Next Up: 3 Italian Designers to Watch from Altaroma


Altaroma, Rome’s couture week held in July, is becoming an unlikely launch pad for emerging Italian fashion designers thanks to the talent competition Who Is On Next?. The program has launched the careers of designers Marco de Vincenzo, MSGM’s Massimo Giorgetti, Stella Jean and Arthur Arbesser. Meet this year’s stand-out fashion and accessories designers from the 12th edition of Who Is On Next? here.



The big winner of the Who Is On Next? talent search this year was Nicola Brognano of Brogano. The 25-year-old women’s wear designer, who comes from Calabria in southern Italy, spent three years working for Giambattista Valli in Paris and a year in Milan with Dolce & Gabbana Haute Couture before he felt the urge to strike out on his own. “I owe everything to Giambattista. He always gave me the freedom to express myself” Brogano says. The designer’s winning Spring 2017 collection, which mixed feminine frills with masculine streetwear, was inspired by Federico Fellini’s “Juliet of the Spirits” and the layered text and photo collages of American graphic artist Barbara Kruger.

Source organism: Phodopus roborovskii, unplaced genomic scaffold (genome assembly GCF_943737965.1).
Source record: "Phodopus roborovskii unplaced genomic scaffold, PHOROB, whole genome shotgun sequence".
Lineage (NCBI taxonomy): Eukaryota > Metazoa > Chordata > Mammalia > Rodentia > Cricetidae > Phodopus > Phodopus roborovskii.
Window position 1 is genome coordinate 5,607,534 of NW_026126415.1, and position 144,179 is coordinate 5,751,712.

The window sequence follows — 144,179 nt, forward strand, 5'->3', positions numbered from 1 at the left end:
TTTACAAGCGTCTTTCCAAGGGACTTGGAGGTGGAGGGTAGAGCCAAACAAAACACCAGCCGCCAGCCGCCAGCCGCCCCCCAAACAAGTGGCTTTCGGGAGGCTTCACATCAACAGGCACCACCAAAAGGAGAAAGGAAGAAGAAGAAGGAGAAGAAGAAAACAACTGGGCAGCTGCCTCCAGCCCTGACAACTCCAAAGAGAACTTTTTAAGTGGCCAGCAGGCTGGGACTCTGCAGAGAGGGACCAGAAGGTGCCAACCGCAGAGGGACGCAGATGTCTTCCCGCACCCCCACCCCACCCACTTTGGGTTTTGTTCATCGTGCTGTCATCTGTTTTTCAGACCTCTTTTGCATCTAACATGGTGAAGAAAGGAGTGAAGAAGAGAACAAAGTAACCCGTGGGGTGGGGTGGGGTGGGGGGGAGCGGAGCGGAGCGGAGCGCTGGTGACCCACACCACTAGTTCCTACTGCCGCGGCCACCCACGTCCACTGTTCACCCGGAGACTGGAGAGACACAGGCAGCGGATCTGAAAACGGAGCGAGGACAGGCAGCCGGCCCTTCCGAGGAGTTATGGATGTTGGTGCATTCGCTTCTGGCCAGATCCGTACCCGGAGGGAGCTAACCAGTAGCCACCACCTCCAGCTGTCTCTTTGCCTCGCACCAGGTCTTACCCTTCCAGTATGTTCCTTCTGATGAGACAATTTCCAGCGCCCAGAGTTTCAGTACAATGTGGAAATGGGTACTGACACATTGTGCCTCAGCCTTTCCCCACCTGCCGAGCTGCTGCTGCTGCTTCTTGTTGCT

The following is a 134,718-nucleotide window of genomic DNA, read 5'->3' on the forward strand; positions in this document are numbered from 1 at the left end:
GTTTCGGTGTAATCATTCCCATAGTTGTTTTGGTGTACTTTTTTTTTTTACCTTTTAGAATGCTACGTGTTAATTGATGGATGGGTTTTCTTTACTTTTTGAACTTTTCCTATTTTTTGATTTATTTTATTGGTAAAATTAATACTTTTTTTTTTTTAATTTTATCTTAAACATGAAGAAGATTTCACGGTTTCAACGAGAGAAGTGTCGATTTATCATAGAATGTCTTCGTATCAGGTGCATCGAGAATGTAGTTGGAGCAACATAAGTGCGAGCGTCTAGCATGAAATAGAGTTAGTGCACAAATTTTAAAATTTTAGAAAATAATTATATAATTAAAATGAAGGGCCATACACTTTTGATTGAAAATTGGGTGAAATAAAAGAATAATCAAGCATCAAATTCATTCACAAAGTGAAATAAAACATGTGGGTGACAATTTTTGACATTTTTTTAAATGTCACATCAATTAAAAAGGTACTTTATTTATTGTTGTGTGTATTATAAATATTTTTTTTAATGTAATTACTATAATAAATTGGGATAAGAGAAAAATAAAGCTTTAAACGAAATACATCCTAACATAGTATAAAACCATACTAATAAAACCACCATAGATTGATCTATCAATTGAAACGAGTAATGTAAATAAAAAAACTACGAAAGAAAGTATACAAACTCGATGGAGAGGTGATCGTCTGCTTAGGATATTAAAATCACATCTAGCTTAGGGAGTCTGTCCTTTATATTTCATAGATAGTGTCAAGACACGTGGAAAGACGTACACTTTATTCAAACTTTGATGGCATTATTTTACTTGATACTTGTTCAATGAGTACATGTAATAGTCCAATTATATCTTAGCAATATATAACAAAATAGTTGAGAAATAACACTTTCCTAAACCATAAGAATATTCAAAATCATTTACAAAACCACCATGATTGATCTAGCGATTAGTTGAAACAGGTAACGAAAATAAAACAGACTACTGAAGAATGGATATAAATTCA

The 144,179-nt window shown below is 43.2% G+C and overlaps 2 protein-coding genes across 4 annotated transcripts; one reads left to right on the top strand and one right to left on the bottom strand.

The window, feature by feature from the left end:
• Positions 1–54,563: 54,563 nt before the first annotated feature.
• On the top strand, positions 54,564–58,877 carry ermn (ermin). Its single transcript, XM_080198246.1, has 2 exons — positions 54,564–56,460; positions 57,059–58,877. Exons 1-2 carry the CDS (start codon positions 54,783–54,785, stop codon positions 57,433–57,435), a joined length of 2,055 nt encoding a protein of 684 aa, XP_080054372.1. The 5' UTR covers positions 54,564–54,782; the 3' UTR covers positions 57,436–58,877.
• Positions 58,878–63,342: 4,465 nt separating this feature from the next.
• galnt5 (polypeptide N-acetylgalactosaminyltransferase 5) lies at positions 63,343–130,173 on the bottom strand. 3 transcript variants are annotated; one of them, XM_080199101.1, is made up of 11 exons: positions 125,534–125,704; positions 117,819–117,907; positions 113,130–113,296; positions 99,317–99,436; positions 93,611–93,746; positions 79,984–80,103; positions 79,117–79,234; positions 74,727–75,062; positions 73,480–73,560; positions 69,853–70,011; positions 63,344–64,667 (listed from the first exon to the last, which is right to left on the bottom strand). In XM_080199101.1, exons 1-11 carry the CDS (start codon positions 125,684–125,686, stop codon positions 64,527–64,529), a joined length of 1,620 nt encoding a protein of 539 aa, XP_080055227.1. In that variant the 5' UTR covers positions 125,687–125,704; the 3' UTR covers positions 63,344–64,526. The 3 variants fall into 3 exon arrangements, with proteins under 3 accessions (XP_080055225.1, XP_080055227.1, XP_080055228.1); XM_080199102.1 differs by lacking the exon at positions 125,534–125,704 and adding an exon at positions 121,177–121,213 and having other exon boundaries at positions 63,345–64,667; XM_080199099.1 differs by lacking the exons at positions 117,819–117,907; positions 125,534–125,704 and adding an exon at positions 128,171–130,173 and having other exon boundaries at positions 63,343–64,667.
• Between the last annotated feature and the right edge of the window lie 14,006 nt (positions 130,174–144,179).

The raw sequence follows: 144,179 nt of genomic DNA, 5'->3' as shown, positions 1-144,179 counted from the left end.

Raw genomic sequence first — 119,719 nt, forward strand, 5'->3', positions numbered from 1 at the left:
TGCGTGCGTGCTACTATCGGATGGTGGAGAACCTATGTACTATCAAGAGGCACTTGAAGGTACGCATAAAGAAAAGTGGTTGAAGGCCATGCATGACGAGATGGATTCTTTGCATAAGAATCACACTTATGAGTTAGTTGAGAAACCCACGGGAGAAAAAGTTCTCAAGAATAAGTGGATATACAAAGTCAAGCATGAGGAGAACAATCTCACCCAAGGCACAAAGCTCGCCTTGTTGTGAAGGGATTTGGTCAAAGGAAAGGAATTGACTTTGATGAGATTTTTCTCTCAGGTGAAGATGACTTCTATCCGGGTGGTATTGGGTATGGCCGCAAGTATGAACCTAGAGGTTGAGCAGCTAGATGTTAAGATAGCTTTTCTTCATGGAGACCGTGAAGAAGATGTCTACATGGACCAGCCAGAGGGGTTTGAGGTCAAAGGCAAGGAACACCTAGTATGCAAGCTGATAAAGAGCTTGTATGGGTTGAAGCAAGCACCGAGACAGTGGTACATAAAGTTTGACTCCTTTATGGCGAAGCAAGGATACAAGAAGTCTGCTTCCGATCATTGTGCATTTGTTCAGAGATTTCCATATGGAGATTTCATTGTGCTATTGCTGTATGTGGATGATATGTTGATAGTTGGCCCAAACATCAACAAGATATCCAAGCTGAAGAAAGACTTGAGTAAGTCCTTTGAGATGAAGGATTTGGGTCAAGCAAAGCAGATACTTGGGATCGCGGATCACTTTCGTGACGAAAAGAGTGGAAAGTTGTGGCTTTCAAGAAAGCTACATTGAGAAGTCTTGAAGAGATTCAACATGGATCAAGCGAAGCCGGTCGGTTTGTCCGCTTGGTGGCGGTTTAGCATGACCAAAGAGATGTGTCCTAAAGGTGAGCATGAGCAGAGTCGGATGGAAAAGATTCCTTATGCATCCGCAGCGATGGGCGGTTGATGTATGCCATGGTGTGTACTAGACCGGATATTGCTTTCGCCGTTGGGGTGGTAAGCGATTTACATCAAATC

Narguess Hatami of women’s wear label Miahatami left her native Iran, where her mother has a clothing brand, at 19-years-old to study costume design and fashion theory in Italy. “I thought I’d return home after university, but I ended up with a job in fashion before I graduated,” she explains. In Italy, she worked for designers Paola Frani, Massimo Giorgetti at MSGM, Marco Morosini and Aviù before launching her own label, which came in second place at the Who Is On Next? competition this year thanks to soft, flowing silhouettes covered with patterns inspired by Persian mosaics. But, the now 35-year-old designer is quick to not be defined by her heritage alone. “I don’t consider my design ethnic,” Hatami says.


Pugnetti Parma

Pugnetti Parma designer Filippo Pugnetti has an untraditional background. Instead of attending a fashion design school, the 32-year-old designer, who won this year’s accessories prize, learned leather bag craft working in a Parma production atelier. This way, he can focus on construction and pragmatism, rather than fantasy. For example, the brand’s first design, the “Lift” bag, was inspired by an Italian elevator repairman’s satchel. “A bag is a woman’s best friend,” Pugnetti says. “It has to carry her secrets and stay by her side.”